Summit County Council to revisit open space spending rules
The Summit County Council meets Wednesday and may approve new requirements for how its Open Space Advisory Committee spends public bond money to conserve land.
The council could pass a resolution that would set rules for the Open Space Advisory Committee, or OSAC. That committee is tasked with evaluating properties that the county could potentially purchase with the $50 million open space bond voters approved last year.
The resolution was first introduced last week. It was scheduled for a vote, but council members delayed action after hearing extensive concerns from the Summit Land Conservancy, a local nonprofit focused on open space preservation.
It’s back this week with one change. One of the provisions, which would have required the seller to have owned the property for at least two years, was amended. It now states that if a property has been owned for less than two years, its seller must disclose the price paid and other terms and conditions.
The resolution would prohibit the county from using open space funds for loans such as bridge loans during real estate transactions.
It would also require the county deal directly with property sellers rather than third parties, like the Summit Land Conservancy, in transactions involving multiple parties. In addition, financial details such as how much money sellers profit in transactions, would be public.
Summit County civil attorney David Thomas said last week the rules would be simply a guidepost, as three council members could vote to amend the resolution’s requirements anytime they deemed that warranted.
Summit Land Conservancy Executive Director Cheryl Fox told KPCW that she believes the resolution is unnecessary.
Summit County Interim Manager Janna Young told KPCW the goal of the resolution is to set guardrails for the open space purchase process.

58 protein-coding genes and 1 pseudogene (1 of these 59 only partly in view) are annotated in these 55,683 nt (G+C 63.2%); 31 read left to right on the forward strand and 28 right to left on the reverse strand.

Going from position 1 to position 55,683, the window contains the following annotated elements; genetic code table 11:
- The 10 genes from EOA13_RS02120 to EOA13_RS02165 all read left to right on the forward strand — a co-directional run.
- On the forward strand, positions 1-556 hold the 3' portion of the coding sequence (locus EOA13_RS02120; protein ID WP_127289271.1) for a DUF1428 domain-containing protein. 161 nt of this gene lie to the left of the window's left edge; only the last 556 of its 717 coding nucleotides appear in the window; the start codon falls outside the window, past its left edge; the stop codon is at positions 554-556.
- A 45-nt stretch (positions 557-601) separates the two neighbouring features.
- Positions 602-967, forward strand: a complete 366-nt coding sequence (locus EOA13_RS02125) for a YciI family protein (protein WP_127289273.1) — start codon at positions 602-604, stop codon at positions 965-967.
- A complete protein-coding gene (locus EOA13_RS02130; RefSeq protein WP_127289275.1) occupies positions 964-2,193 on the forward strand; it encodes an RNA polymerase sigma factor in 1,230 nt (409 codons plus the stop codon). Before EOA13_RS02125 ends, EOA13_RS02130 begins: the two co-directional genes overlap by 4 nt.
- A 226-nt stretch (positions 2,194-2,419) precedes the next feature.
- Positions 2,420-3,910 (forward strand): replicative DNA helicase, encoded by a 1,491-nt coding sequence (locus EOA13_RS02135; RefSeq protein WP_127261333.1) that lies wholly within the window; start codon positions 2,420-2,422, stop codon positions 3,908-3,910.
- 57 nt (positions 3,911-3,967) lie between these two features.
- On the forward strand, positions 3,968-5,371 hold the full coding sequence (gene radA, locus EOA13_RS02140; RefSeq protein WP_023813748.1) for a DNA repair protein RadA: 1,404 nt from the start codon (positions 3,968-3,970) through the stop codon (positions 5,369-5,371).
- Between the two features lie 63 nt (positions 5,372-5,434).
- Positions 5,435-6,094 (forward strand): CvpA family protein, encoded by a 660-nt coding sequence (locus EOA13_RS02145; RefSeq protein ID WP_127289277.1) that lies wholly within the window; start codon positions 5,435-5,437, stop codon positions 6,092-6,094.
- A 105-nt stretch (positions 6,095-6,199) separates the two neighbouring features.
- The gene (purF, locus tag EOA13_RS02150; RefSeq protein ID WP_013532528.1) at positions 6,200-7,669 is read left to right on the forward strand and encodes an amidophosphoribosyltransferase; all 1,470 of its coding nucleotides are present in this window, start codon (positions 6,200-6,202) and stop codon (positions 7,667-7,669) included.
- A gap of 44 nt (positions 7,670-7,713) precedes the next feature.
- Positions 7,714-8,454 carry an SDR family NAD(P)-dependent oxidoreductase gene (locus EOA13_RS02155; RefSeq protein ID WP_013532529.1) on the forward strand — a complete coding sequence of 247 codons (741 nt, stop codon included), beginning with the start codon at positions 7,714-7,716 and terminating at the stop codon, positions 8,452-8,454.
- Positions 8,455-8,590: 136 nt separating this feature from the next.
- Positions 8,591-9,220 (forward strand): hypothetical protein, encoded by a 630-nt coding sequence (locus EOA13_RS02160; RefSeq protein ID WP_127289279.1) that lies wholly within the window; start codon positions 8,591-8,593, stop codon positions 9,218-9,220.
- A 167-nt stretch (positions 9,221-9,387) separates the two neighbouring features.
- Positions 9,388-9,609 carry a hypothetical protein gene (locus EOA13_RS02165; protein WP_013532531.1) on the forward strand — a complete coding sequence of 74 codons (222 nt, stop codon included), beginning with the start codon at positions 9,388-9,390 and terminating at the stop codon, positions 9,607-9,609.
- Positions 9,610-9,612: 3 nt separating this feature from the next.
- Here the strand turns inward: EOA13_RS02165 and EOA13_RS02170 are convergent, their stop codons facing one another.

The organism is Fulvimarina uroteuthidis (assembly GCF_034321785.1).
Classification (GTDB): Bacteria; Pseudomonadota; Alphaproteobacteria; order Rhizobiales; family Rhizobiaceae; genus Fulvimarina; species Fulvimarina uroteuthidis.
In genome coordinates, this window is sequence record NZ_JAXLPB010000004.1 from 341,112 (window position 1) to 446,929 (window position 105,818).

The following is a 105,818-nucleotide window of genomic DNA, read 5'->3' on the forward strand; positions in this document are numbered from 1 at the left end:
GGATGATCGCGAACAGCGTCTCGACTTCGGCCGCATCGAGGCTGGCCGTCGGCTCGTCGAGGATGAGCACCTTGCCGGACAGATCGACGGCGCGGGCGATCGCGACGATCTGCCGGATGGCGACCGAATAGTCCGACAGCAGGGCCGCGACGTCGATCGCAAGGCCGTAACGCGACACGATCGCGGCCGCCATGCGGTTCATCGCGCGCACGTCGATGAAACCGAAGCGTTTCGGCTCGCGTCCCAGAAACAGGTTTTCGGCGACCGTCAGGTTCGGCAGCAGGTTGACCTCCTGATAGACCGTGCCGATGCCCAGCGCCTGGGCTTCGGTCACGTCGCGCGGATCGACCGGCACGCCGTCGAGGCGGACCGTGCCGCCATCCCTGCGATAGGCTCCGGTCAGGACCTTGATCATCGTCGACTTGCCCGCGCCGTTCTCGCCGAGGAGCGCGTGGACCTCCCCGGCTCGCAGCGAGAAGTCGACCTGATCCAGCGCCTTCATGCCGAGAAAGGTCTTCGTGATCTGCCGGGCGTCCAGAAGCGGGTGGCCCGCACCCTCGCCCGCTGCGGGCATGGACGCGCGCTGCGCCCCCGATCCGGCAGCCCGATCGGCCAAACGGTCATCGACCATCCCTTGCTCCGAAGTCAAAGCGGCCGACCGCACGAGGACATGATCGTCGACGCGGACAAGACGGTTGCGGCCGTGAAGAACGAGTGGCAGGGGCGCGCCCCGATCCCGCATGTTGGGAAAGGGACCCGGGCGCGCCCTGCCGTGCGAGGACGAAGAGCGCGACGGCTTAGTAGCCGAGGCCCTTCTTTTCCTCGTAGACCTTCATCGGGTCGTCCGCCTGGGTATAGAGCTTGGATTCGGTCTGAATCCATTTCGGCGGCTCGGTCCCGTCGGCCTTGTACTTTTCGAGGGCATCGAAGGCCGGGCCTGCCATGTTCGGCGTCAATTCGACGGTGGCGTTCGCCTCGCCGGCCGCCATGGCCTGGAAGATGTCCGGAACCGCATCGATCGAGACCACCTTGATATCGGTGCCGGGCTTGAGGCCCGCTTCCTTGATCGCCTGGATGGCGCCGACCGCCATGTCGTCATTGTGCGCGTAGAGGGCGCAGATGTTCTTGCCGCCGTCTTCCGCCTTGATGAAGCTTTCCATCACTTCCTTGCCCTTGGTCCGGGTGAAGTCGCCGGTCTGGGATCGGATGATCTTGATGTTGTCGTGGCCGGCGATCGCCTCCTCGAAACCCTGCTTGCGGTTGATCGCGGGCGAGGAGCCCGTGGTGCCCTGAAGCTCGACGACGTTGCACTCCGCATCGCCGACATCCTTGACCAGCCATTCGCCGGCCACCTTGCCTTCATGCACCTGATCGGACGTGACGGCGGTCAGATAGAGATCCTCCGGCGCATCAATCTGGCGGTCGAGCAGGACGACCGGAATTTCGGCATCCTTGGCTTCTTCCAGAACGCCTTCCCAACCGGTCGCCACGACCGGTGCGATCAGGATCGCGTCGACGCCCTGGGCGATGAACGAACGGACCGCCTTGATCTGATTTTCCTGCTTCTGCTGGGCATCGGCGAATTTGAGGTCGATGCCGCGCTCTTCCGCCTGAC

“I know that the reason the council wanted to do this is they are being responsible to the taxpayers and to make sure that there’s guidance to the public, but also the advisory committee on how these funds will be spent," Young said.
"To make sure there is transparency, they’re aware of all the deals, the terms and conditions of any land deals that come before them, and that they again are being the best fiscal stewards of these monies.”
The council could also appoint members to OSAC Wednesday. Under the plan, three people from three separate advisory groups will be appointed. Each advisory group represents parts of the county - north, south, and west.
Also on the agenda, the council will hold a public hearing for long-range transportation plans, which lay out a project timeline through 2050. Some of the biggest roadway improvements for the county include a grade separation at Olympic Parkway and Ute Blvd. in Kimball Junction, and a new road connecting Bitner Ranch Rd and Silver Creek Rd.
The council meeting is scheduled to begin at 4:25 p.m. at the Richins Building in Kimball Junction. A link to attend virtually and the agenda can be found here.